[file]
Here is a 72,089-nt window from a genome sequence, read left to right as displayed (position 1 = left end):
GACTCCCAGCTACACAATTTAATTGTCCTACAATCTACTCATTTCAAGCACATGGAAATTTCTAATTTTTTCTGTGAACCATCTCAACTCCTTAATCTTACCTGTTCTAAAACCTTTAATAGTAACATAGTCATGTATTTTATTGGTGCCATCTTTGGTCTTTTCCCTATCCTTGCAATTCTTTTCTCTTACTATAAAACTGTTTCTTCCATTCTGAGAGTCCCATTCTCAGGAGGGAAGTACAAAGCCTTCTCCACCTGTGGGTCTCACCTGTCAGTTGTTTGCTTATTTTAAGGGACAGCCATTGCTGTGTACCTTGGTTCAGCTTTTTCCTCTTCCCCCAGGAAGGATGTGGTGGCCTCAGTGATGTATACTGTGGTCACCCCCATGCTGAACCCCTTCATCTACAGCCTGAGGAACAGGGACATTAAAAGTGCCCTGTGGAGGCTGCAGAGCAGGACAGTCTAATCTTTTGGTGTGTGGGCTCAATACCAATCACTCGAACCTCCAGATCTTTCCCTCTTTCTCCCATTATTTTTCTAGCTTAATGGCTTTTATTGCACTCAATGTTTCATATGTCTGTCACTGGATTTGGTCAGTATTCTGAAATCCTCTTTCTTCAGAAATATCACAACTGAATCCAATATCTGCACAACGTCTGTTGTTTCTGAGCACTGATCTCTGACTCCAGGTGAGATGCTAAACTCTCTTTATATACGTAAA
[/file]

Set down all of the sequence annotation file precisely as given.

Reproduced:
Here is a 72,089-nt window from a genome sequence, read left to right as displayed (position 1 = left end):
GACTCCCAGCTACACAATTTAATTGTCCTACAATCTACTCATTTCAAGCACATGGAAATTTCTAATTTTTTCTGTGAACCATCTCAACTCCTTAATCTTACCTGTTCTAAAACCTTTAATAGTAACATAGTCATGTATTTTATTGGTGCCATCTTTGGTCTTTTCCCTATCCTTGCAATTCTTTTCTCTTACTATAAAACTGTTTCTTCCATTCTGAGAGTCCCATTCTCAGGAGGGAAGTACAAAGCCTTCTCCACCTGTGGGTCTCACCTGTCAGTTGTTTGCTTATTTTAAGGGACAGCCATTGCTGTGTACCTTGGTTCAGCTTTTTCCTCTTCCCCCAGGAAGGATGTGGTGGCCTCAGTGATGTATACTGTGGTCACCCCCATGCTGAACCCCTTCATCTACAGCCTGAGGAACAGGGACATTAAAAGTGCCCTGTGGAGGCTGCAGAGCAGGACAGTCTAATCTTTTGGTGTGTGGGCTCAATACCAATCACTCGAACCTCCAGATCTTTCCCTCTTTCTCCCATTATTTTTCTAGCTTAATGGCTTTTATTGCACTCAATGTTTCATATGTCTGTCACTGGATTTGGTCAGTATTCTGAAATCCTCTTTCTTCAGAAATATCACAACTGAATCCAATATCTGCACAACGTCTGTTGTTTCTGAGCACTGATCTCTGACTCCAGGTGAGATGCTAAACTCTCTTTATATACGTAAA